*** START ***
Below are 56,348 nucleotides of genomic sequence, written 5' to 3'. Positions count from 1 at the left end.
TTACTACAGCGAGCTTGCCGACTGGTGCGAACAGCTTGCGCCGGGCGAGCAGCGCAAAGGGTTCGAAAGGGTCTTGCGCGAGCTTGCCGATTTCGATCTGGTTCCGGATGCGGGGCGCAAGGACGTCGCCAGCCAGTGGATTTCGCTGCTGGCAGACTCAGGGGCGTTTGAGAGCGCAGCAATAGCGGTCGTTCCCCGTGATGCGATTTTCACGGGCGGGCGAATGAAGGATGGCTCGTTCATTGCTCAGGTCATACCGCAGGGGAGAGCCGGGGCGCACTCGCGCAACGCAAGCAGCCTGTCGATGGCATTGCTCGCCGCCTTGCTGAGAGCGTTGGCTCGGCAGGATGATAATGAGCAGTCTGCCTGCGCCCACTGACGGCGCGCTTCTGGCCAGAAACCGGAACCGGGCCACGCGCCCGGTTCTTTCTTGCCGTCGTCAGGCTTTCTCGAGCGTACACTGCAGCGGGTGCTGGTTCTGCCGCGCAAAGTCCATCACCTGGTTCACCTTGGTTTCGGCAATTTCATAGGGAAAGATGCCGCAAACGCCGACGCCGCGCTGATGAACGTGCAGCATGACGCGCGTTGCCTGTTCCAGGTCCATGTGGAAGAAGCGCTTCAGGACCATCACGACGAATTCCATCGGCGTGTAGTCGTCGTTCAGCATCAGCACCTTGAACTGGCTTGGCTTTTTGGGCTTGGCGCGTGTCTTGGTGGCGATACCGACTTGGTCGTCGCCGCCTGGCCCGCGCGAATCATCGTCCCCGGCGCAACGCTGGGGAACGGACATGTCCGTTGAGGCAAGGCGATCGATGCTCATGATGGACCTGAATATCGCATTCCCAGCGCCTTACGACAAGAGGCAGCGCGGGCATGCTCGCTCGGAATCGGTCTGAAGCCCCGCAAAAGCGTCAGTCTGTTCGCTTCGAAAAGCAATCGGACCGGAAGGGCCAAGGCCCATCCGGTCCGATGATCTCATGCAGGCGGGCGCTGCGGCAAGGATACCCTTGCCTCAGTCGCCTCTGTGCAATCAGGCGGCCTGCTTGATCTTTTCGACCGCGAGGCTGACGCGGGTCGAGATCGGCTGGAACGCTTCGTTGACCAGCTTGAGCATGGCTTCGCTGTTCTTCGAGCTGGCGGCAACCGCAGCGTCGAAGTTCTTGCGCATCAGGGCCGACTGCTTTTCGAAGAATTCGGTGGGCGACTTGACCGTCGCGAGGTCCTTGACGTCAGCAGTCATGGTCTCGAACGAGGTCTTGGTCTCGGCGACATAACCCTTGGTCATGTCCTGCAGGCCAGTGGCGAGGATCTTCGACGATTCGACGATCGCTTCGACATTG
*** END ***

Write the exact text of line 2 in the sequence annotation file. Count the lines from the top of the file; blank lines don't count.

TTACTACAGCGAGCTTGCCGACTGGTGCGAACAGCTTGCGCCGGGCGAGCAGCGCAAAGGGTTCGAAAGGGTCTTGCGCGAGCTTGCCGATTTCGATCTGGTTCCGGATGCGGGGCGCAAGGACGTCGCCAGCCAGTGGATTTCGCTGCTGGCAGACTCAGGGGCGTTTGAGAGCGCAGCAATAGCGGTCGTTCCCCGTGATGCGATTTTCACGGGCGGGCGAATGAAGGATGGCTCGTTCATTGCTCAGGTCATACCGCAGGGGAGAGCCGGGGCGCACTCGCGCAACGCAAGCAGCCTGTCGATGGCATTGCTCGCCGCCTTGCTGAGAGCGTTGGCTCGGCAGGATGATAATGAGCAGTCTGCCTGCGCCCACTGACGGCGCGCTTCTGGCCAGAAACCGGAACCGGGCCACGCGCCCGGTTCTTTCTTGCCGTCGTCAGGCTTTCTCGAGCGTACACTGCAGCGGGTGCTGGTTCTGCCGCGCAAAGTCCATCACCTGGTTCACCTTGGTTTCGGCAATTTCATAGGGAAAGATGCCGCAAACGCCGACGCCGCGCTGATGAACGTGCAGCATGACGCGCGTTGCCTGTTCCAGGTCCATGTGGAAGAAGCGCTTCAGGACCATCACGACGAATTCCATCGGCGTGTAGTCGTCGTTCAGCATCAGCACCTTGAACTGGCTTGGCTTTTTGGGCTTGGCGCGTGTCTTGGTGGCGATACCGACTTGGTCGTCGCCGCCTGGCCCGCGCGAATCATCGTCCCCGGCGCAACGCTGGGGAACGGACATGTCCGTTGAGGCAAGGCGATCGATGCTCATGATGGACCTGAATATCGCATTCCCAGCGCCTTACGACAAGAGGCAGCGCGGGCATGCTCGCTCGGAATCGGTCTGAAGCCCCGCAAAAGCGTCAGTCTGTTCGCTTCGAAAAGCAATCGGACCGGAAGGGCCAAGGCCCATCCGGTCCGATGATCTCATGCAGGCGGGCGCTGCGGCAAGGATACCCTTGCCTCAGTCGCCTCTGTGCAATCAGGCGGCCTGCTTGATCTTTTCGACCGCGAGGCTGACGCGGGTCGAGATCGGCTGGAACGCTTCGTTGACCAGCTTGAGCATGGCTTCGCTGTTCTTCGAGCTGGCGGCAACCGCAGCGTCGAAGTTCTTGCGCATCAGGGCCGACTGCTTTTCGAAGAATTCGGTGGGCGACTTGACCGTCGCGAGGTCCTTGACGTCAGCAGTCATGGTCTCGAACGAGGTCTTGGTCTCGGCGACATAACCCTTGGTCATGTCCTGCAGGCCAGTGGCGAGGATCTTCGACGATTCGACGATCGCTTCGACATTG